“ As part of C.M Rubin’s monthly series in the Huffington post: The Global Search for Education: Our Top 12 Global Teacher Blogs, this is my third contribution. This month we are answering the follow...”
Via Pavel Barta
We’ve all had the situation when an employee walks into our office with a problem they want us to solve (or dozens of problems they want solved). Maybe they walk into our office and say, “I need your help boss, that other division won’t respond to my emails about giving [...]
Our Global Leadership Forecast (GLF) is a truly global study of more than 13,000 business leaders and 1,500 HR executives. The GLF report is a fascinating study of leadership today and focuses on the experiences of leaders all around the world, and the implications. It’s clear that, not only are leaders struggling with new skills such as using analytics, driving innovation, surviving in the volatile, uncertain, complex and ambiguous (VUCA) world and managing increasingly diverse teams, they are finding the fundamental requirements of leadership difficult. These include delivering on the specific strategy of their CEOs, leading rather than managing, and effectively interacting with teams.
When it comes to productivity, we all face the same challenge—there are only 24 hours in a day.Yet some people seem to have twice the time; they have an uncanny ability to get things done. Even when juggling multiple projects, they reach their goals without fail.Time is really the only capital that any human being has, and the only thing he can’t afford to lose. —Thomas EdisonWe all want to get more out of life. There's arguably no better way to accomplish this than by finding ways to do more wi
You are annoying your boss and colleagues any time you take your phone out during meetings, says new research from USC's Marshall School of Business, and if you work with women and people over forty they're even more perturbed by it than everyone else.The researchers conducted a nationwide survey of 554 full-time working professionals earning above $30K and working in companies with at least 50 employees. They asked a variety of questions about smartphone use during meetings and found: 86% think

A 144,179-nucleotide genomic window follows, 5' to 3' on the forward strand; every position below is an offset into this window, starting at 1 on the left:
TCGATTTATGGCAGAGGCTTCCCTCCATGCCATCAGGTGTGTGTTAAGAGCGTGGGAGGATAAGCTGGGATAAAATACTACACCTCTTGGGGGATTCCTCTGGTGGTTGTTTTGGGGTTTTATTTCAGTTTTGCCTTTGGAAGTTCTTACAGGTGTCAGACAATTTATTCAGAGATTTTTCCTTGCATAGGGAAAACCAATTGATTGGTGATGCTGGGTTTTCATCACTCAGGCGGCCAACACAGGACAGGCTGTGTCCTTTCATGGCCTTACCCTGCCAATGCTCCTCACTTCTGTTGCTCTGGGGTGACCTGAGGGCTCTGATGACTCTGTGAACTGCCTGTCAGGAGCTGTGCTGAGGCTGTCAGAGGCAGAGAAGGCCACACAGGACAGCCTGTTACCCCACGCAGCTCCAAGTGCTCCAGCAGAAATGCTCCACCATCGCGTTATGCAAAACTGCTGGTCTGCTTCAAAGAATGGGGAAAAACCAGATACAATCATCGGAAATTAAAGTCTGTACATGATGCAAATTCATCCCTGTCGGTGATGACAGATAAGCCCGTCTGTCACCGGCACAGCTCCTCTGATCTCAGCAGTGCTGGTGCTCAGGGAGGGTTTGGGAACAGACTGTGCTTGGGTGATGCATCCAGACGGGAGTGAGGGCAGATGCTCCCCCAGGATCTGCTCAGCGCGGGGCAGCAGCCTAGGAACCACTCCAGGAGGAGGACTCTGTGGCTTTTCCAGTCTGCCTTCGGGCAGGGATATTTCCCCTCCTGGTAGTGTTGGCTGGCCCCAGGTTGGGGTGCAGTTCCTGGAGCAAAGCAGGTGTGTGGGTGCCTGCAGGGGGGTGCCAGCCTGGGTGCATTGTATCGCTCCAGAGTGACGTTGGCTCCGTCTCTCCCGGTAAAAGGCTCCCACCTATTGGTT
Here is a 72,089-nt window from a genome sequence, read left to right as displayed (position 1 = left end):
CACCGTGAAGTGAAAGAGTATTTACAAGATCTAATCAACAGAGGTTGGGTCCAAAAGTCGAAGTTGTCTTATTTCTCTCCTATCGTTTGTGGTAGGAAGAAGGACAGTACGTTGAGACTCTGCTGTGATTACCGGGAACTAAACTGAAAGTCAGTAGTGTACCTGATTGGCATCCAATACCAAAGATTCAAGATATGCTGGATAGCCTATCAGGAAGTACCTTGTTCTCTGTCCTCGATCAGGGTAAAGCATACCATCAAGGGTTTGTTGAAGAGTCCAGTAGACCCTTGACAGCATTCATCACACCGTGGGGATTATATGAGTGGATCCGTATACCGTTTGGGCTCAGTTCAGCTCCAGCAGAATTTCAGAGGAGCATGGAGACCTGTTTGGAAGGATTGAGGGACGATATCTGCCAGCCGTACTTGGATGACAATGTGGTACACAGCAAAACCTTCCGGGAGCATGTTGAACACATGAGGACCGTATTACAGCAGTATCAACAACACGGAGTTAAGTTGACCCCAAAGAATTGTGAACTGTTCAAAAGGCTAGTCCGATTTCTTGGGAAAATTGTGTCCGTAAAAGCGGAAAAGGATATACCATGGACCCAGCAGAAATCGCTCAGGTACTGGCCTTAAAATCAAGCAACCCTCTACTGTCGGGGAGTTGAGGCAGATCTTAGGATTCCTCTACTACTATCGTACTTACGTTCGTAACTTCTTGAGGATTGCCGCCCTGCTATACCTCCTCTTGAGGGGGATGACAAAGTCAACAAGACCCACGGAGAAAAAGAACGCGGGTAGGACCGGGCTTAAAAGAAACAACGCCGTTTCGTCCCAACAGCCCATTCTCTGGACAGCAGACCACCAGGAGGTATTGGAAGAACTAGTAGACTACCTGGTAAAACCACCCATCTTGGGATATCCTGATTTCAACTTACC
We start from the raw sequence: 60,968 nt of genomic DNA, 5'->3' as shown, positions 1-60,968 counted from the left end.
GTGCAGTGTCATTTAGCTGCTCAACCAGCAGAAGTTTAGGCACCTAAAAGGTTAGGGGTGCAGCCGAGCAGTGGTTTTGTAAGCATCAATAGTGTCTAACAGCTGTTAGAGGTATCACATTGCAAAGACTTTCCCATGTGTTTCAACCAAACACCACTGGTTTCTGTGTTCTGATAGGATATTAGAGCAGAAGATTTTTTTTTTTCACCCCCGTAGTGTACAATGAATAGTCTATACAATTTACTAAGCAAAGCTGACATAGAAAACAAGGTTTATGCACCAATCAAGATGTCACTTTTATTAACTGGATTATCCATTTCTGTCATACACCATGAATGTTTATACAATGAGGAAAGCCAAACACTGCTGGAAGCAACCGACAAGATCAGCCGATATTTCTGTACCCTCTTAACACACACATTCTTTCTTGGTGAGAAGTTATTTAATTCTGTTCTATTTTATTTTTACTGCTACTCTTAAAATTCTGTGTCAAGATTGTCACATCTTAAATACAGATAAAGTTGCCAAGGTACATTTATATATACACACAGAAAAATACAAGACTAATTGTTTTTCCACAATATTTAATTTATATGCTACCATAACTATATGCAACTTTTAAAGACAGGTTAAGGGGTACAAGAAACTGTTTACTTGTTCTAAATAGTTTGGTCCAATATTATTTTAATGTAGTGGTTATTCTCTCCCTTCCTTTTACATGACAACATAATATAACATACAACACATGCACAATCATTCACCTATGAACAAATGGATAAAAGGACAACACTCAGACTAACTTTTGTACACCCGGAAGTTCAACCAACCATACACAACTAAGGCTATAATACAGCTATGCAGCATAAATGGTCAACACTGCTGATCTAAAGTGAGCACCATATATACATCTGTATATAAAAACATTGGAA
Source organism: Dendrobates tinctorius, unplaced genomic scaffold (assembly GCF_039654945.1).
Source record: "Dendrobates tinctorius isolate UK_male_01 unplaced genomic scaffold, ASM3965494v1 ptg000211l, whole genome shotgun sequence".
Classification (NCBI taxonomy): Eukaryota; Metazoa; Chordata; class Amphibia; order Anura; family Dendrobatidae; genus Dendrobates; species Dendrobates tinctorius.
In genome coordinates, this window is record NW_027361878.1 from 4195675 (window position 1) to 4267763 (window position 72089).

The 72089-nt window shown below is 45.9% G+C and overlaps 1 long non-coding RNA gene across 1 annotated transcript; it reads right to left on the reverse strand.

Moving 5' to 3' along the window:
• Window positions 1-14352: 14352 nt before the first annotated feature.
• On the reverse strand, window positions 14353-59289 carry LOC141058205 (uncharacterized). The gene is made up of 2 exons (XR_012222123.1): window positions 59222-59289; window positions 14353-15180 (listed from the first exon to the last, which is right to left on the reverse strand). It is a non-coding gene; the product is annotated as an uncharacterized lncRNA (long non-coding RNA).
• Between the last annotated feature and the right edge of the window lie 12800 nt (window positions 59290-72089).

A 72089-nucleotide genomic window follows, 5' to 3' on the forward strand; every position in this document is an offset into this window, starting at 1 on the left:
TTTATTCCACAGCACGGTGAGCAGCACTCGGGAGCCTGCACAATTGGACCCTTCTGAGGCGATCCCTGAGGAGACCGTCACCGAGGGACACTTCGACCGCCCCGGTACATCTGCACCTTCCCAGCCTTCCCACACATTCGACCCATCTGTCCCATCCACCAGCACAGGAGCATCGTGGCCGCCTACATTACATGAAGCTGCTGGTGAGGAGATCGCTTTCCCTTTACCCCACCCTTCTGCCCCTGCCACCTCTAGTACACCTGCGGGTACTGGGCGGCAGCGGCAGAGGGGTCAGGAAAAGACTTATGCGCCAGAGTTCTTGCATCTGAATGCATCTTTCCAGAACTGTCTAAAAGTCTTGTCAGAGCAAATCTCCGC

A river is powerful, yet confined to its banks; its course is locked and because of its directed nature, you can generate power off of its stream. On the other hand, a flood is an uncontrollable wall of water. Because its spread is so wide, it moves so fast, and it is largely unpredictable, it’s not something from which you can derive power. Ultimately, a flood will destroy everything in its path. Elmore said that chasing after every flashy, new idea can be distracting and destroy your discipline and the momentum you have with current goals.
Rivers are useful. Floods are harmful.
Elmore’s lesson resonated deeply with me. Rivers and floods exist throughout the worlds of sports and business. Too often we hear a good idea today, tomorrow, and the day after that; but when we try to execute every good idea that we come across, we become a flood as opposed to a river.
Almost every world-class, high-performance organization takes training and education seriously. But Navy SEALs go uncomfortably beyond. They’re obsessive and obsessed. They are arguably the best in the world at what they do. Their dedication to relentless training and intensive preparation, however, is utterly alien to the overwhelming majority of businesses and professional enterprises worldwide. That’s important, not because I think MBAs should be more like SEALS—I don’t—but because real-world excellence requires more than commitment to educational achievement.
As an educator, I fear world-class business schools and high-performance businesses overinvest in “education” and dramatically underinvest in “training.” Human capital champions in higher education and industry typically prize knowledge over skills. Crassly put, leaders and managers get knowledge and education while training and skills go to those who do the work. That business bias is both dangerous and counterproductive. The SEALS can’t afford it. “Under pressure,” according to SEAL lore, “you don’t rise to the occasion, you sink to the level of your training. That’s why we train so hard.” When I see just how difficult and challenging it is for so many smart and talented organizations to innovate and adapt under pressure, I see people who are overeducated and undertrained. That scares me.
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